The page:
A wise ski instructor once said his favorite resort was the one with the most snow and the least people. When it comes to bringing a group up for the day from a nearby city or going all-in and planning an event in a ski resort’s base village, there are several mountains that fit that description across the West.
Bogus Basin Mountain Recreation Area, Idaho
“It’s a big hill with a small vibe,” says Molly Myers, group sales and event coordinator for this nonprofit, 2,600-acre ski area 16 miles northeast of Boise. This acreage of skiable terrain is second only to Schweitzer Mountain Resort in the Gem State. “We work with the Boise Convention and Visitors Bureau to bring groups up here.”
Groups of 15 or more can get a possible discount depending on the season. The lodge’s third-floor bar, The Drift, offers a semiprivate space for meetings of up to 75 attendees.
In summer, it’s notably cooler than many places and offers a day pass for a wide range of activities, including chairlift rides, a climbing wall, and the Pacific Northwest’s only mountain coaster that also operates in winter, unless the snow shuts it down. Without the ski crowds, spaces in the Main Simplot lodge can accommodate groups of up to 200.
After Boise Cascade did an after-hours event in summer 2018, CEO Tom Corrick provided a testimonial noting, “Based on what I heard the next day at the office, our evening at Bogus Basin was the best company event ever.”
Castle Mountain Resort, Alberta
About 90 minutes north of the Montana-Alberta line and three hours from Calgary, Castle Mountain is known as a skier’s mountain with challenging runs.
“Seventy percent of our terrain is advanced or expert,” says Cole Fawcett, sales and marketing manager. “By a country mile, we have the highest average snowfall in the province of Alberta.”
Fawcett says the resort’s sweet spot is small groups of 20-40. A two-day corporate cat-skiing retreat package is available for up to 24 participants and involves a day of resort skiing and a day of snowcat skiing starting at $479 per person and includes lodging, breakfast and lunch. “It’s not focused on meetings, it’s focused on getting away from meetings,” says Fawcett.
“The cat-skiing operation is pretty unique in that it’s resort-based,” he says, noting that participants ride a lift to the cat for every run on an in-bounds parcel of about 900 acres. “You don’t have to hop on a bus.”
The day lodge has a meeting room that can accommodate about 40 people classroom-style, and there are hotels and meeting venues in the town of Pincher Creek, about 30 miles northeast of Castle Mountain.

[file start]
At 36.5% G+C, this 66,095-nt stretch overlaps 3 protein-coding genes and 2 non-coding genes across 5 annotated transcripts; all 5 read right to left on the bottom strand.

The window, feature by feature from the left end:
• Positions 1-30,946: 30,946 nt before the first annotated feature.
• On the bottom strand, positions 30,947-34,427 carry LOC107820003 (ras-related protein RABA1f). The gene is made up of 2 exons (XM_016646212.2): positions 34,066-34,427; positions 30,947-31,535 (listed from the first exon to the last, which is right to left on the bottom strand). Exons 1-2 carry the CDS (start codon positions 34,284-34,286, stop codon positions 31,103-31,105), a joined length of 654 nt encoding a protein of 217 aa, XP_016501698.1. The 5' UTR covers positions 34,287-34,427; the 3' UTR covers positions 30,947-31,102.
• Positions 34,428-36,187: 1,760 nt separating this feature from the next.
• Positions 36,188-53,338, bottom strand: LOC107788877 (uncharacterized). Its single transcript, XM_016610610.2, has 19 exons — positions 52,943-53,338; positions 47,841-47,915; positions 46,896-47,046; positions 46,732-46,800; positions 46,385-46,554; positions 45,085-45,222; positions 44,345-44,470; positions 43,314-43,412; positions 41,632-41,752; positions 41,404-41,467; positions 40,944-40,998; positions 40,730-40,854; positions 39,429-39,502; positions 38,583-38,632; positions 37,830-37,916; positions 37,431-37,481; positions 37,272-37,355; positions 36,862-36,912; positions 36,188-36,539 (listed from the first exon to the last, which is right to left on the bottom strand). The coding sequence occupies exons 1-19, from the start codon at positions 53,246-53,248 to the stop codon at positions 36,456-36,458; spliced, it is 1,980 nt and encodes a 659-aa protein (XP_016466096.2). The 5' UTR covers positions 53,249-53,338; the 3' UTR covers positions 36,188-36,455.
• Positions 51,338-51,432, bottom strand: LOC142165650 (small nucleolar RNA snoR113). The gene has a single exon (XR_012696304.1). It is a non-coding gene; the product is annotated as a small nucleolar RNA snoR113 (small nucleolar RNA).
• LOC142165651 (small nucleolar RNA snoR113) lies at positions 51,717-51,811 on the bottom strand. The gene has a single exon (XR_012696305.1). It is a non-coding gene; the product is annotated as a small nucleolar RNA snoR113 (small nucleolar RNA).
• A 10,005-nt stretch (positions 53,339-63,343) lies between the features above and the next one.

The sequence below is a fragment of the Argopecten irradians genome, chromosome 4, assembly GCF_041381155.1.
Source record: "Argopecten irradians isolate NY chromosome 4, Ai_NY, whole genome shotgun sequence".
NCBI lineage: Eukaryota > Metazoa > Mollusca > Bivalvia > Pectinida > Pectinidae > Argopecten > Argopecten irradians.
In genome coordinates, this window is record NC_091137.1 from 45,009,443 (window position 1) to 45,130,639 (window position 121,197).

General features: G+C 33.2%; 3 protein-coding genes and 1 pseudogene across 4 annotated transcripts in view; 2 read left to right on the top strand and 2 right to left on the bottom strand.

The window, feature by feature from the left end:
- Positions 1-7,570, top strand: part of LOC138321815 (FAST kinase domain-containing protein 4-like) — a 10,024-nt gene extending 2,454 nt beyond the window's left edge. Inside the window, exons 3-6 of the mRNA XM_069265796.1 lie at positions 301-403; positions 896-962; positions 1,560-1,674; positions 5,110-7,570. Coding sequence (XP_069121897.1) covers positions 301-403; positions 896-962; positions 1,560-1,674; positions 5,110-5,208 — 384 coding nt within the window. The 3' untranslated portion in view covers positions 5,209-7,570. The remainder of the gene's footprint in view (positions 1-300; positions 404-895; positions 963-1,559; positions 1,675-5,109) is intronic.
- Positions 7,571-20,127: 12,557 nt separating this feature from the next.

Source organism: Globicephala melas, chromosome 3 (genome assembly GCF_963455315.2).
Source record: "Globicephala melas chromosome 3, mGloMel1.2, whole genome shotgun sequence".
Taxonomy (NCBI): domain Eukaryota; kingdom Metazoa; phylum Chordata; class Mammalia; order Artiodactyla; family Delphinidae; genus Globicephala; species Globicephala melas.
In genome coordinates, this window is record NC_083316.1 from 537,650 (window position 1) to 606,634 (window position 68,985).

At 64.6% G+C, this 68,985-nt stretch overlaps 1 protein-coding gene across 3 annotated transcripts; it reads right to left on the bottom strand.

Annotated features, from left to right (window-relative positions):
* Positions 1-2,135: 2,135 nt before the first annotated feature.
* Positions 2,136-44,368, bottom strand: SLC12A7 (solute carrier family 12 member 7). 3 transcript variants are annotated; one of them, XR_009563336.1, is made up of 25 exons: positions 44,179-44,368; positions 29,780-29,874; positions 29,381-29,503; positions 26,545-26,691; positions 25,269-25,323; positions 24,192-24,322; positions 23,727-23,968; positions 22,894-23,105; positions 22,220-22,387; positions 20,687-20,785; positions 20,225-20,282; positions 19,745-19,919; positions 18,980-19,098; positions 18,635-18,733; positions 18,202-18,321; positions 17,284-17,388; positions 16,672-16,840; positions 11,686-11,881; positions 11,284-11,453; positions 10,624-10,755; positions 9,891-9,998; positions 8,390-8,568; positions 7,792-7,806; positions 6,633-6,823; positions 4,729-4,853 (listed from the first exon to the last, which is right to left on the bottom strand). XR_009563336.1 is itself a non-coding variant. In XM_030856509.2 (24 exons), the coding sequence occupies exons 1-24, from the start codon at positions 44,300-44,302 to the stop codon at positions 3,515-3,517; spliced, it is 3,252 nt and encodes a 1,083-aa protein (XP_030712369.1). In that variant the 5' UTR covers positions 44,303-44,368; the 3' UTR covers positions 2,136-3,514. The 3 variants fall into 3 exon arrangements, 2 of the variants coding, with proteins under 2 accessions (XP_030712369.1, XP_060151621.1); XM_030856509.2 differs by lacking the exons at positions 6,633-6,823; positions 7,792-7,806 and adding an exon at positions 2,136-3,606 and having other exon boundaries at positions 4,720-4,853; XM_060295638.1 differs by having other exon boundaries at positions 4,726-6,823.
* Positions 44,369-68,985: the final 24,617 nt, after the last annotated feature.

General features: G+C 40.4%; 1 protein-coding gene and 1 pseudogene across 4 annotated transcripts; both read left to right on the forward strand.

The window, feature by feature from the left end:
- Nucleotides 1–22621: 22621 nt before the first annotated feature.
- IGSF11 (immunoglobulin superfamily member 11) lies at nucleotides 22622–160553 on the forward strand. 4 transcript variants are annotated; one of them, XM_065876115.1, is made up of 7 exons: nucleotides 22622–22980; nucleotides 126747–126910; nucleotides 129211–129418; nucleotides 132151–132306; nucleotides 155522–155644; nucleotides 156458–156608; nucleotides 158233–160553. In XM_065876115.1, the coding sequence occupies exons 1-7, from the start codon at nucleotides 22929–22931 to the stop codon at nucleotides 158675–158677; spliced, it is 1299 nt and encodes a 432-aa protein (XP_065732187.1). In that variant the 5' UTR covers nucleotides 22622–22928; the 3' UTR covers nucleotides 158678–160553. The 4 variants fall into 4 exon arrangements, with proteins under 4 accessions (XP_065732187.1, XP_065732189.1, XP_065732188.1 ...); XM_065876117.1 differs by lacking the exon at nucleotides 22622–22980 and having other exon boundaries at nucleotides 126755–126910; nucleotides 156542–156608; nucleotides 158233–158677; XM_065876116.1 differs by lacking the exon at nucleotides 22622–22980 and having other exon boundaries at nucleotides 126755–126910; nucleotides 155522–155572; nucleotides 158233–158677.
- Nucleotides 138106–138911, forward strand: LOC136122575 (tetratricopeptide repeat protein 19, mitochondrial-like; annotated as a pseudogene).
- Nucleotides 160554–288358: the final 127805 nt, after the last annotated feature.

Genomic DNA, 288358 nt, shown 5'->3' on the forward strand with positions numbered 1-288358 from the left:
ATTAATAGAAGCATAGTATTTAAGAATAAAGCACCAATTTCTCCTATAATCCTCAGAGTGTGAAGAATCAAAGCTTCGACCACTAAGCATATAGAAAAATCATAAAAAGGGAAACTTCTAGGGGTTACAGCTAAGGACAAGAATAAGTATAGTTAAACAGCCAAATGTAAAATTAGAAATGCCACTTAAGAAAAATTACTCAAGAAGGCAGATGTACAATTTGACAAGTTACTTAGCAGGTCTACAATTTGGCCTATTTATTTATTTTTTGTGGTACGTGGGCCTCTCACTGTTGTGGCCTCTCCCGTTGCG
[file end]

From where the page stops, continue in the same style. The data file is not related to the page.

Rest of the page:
SECURE Energy Services out of Calgary has done a day trip to Castle Mountain for about five years running. “It’s grown through the years,” says Katie Duke, marketing specialist, noting that the group has grown from about five employees on the first trip and customers to about 60 in 2019. “We get a couple buses and drive out there.”
A self-described “avid skier,” Duke says most people see the trip as something special. “It’s kind of nice to switch it up, because most of us don’t have a chance to get to Castle that often,” she explains. “It’s not really a ski town, it’s so secluded. I just love how empty it is.”
Eagle Point Resort, Utah
Located in the Tushar Mountains, roughly midway between Salt Lake City and Las Vegas off Interstate 15, Eagle Point’s 600 acres span 1,500 feet of vertical and the snowfall average is 350 inches.
“We’re a great venue year-round for people to get together,” says Shane Gadbaw, owner of the resort. “With us, it’s truly an experience. It’s not a VFW hall you can rent, and you don’t have to pay much more than that.”
The base area’s overnight lodging can accommodate groups of up to 250 if attendees don’t mind sharing their rooms, and catering is available. It’s not uncommon for a corporate group to take over the entire resort on winter weekdays, as the lifts typically run Fridays to Mondays. Groups that arrive on Wednesday could have a Thursday meeting, says Gadbaw, “then people could leave Thursday or stay over and make a ski weekend of it.”
Summer is also attractive. As the surrounding desert swelters from Las Vegas to Salt Lake, the weather is “75 degrees and pleasant” at Eagle Point, says Gadbaw.
Mt. Rose Ski Tahoe, Nevada
In March 2019, Alchemy, an education technology company based in Reno, hosted a company-wide meeting in Reno, bringing 60 employees together who work in offices in Reno as well as San Ramon, California, New York and remotely from all over the country.
“We’re big into the outdoors, doing fun stuff and getting everybody together while we still can, before we’re too big,” says Bill Broomfield, operations specialist
The three-night event kicked off with an awards dinner on Monday followed by meetings on Tuesday, and an outing on Wednesday. Reno provided a wide range of dining and entertainment options for the evenings.